Wild swimming

Or what used to be known as taking a dip. At Weymouth, with thunderous clouds rolling in, it was time to take the plunge. Anecdotally, a lot of people give up swimming in British seas once they’ve got used to holidays abroad. I think that’s a real shame.

Determined to go for it, we waded in to ankle level. ‘Ooh, cold,’ I thought. ‘Too cold?’ Then I distracted myself with the idea that I was going in to save a child, as I’ve noticed that when you have to get in water, for example, to board a boat, or wade a stream, you don’t notice the cold of the water as much because it’s incidental. On I strode, gasping and jerking my arms up as rolling waves climbed up my body. Once above the bikini bottom, it was only prolonging the agony not to get fully submerged. I flung myself forward and snapped out a few strokes of a record-breaking breast-stroke pace before standing up for more gasping. Then the ‘I’m wet and you’re not’ pleasure of advancing on my OH, while threatening to flick him with water. He did his own entering the water dance, and then we swam and floated around, becoming acclimatised. It is, as they say, life-affirming.

The five best… things I tried this week


In no order whatsoever…
Les Amies, by Ishbel MyerscoughFriendship portraits
Sometimes you stumble across good things while you’re looking for something else. I was in the National Portrait Gallery hoping for a last-minute entry to the Audrey Hepburn exhibition (on until October 18 so plenty of time). No joy, but had a great time dipping in and out of the Tudors, the BP Portrait Awards, while enjoying music from the DJ who plays on Thursdays and Fridays, when the gallery is open until 9pm.

What really touched me, though was the Friendship Portraits by Chantal Joffe and Ishbel Myerscough, who’ve recorded their friendship in their two very different painting styles – one hyper-realistically detailed, one more abstract – since student days at Glasgow School of Art, with their changing bodies, and the birth of their children. It’s on until September 27.

‘Chocolate milk’
I love chocolate but I’m aware I eat too much sugar and avoid cow’s milk, so picked up Chi 100% Natural Chocolate Coconut Milk, a mix of coconut cream, coconut palm sugar, fat-reduced cocoa powder, inulin (natural fibre), at 155 calories per 330ml carton. Some lumps had formed so it needed shaking. It’s not too sweet, like many chocolate drinks are, and nor is it too thick and claggy. Best of all, the slightly tangy taste reminded me of the chocolate yogurt I used to love as a child. Haven’t seen it for years…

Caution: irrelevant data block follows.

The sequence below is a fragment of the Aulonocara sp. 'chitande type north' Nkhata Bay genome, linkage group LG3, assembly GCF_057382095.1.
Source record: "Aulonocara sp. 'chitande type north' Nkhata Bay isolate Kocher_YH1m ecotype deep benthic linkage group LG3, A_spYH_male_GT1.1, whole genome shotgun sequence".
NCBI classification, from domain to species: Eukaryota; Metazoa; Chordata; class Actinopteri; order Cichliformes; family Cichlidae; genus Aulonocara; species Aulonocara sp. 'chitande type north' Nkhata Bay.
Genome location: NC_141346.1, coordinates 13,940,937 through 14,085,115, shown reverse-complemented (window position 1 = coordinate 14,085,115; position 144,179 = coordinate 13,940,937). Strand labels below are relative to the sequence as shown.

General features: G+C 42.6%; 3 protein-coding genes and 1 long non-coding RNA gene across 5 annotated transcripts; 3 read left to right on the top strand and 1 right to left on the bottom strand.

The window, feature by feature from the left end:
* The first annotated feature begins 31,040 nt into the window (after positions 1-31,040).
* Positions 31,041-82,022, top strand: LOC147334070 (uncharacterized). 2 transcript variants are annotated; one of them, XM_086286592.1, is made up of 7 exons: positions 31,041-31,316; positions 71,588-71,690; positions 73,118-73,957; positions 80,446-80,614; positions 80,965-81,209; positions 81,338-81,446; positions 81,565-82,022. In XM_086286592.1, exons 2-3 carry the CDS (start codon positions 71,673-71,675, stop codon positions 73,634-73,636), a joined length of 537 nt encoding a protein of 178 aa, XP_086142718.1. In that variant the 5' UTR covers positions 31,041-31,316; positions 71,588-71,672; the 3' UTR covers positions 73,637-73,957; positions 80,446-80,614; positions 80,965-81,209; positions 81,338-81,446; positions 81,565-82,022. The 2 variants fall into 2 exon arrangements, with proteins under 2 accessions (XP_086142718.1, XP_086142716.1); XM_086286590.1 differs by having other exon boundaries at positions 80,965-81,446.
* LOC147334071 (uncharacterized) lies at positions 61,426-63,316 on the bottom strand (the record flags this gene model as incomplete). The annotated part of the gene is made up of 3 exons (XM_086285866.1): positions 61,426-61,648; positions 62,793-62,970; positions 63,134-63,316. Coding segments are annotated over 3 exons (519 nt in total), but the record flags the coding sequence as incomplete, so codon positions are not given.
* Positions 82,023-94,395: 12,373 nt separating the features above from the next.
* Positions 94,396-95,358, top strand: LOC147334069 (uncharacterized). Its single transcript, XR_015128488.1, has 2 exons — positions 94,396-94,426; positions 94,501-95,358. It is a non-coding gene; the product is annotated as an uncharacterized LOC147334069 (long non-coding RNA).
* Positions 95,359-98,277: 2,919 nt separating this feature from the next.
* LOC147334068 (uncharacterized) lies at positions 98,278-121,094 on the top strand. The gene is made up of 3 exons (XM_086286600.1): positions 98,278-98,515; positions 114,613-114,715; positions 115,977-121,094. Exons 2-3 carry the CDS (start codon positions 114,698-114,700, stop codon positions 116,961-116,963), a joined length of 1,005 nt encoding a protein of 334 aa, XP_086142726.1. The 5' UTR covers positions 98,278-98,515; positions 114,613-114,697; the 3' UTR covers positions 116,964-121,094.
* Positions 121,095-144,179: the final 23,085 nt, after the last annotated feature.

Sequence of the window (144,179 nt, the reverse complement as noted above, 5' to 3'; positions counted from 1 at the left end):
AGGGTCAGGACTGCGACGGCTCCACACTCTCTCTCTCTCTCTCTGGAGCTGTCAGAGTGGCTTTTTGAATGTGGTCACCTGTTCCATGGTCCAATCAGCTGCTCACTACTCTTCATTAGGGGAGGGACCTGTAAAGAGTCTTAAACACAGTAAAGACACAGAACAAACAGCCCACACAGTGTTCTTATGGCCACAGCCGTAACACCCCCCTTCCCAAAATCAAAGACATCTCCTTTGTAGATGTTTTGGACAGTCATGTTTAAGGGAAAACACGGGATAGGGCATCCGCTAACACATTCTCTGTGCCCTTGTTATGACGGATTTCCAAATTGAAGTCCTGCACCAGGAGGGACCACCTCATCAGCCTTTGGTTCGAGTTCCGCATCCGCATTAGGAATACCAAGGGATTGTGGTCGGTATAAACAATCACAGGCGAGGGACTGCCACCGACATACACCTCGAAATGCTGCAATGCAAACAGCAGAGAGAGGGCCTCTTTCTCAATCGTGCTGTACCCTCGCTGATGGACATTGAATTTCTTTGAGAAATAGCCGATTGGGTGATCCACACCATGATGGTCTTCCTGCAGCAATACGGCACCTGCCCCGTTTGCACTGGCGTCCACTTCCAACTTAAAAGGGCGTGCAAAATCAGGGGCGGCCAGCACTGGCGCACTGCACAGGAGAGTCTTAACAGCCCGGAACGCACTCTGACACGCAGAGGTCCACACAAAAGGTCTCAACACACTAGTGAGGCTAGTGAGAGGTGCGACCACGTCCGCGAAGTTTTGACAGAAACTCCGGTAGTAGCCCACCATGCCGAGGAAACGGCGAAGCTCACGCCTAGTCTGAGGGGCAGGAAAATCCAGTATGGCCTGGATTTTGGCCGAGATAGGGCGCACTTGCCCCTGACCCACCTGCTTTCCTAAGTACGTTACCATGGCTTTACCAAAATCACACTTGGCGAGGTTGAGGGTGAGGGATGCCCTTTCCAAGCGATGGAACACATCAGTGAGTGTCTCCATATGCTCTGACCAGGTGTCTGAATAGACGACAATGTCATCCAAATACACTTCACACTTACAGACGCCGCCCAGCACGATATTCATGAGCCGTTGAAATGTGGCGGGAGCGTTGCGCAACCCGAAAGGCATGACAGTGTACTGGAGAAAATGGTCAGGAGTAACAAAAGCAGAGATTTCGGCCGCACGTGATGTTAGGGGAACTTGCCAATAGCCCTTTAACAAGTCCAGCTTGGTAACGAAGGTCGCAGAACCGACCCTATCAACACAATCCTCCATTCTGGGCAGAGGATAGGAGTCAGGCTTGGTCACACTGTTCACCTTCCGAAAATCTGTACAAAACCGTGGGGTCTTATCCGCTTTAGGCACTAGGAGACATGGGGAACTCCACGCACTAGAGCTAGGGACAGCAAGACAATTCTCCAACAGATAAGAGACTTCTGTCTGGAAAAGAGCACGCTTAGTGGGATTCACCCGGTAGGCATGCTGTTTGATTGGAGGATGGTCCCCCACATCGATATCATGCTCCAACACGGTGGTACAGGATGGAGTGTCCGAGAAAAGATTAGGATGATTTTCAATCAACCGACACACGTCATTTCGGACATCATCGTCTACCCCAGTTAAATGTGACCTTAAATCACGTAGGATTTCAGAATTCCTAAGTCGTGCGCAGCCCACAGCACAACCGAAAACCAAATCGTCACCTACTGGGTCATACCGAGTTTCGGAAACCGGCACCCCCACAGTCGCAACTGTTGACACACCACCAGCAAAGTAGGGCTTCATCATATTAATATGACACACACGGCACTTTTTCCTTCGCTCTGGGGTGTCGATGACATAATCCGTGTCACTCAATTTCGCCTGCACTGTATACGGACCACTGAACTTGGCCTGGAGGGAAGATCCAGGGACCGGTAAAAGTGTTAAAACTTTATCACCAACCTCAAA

The Apartment
Sometimes it’s hard to agree on a film choice with your OH, but often a classic film will hit the spot. (We recently both loved Roman Holiday, from the Audrey Hepburn box set on the narrowboat we rented.) The Apartment is set in 1960s Manhattan, in an insurance company with the biggest open-plan office ever, starring Jack Lemmon and Shirley MacLaine. Our viewing involved a lot of shouting at the behaviour of some of the male characters. Directed by Billy Wilder, it won four Oscars, and it’s on Netflix.

Dragon fruit
Wrapped in scaly bright pink scales with green tips, the flesh inside the dragon fruit, aka pitaya, is dotted with black seeds and creamy-sweet and quite bland. Not the tastiest fruit I’ve ever eaten, but up there with the prettiest. Health-wise, it’s high in vitamin C and is believed to lower cholesterol. It’s worth buying for how it will look in the fruit bowl.

Wearing more of my clothes
I don’t mean all at once – although it is chilly in my house. I mean consciously remembering what I have in the wardrobe and the drawers and giving them an airing, or rather a wearing. I work from home, and I know some of my fellow homeworkers stay in their pyjamas. Me personally, I prefer to get dressed every day. Like having breakfast, it just seems natural.

So this week, I’ve enjoyed wearing my red linen seven-eighths-length trousers from last summer, a pale blue long vest dress that’s 15 years old, an amber necklace I’d forgotten I owned, and a tan suede jacket I bought in a second-hand shop around 20 years ago.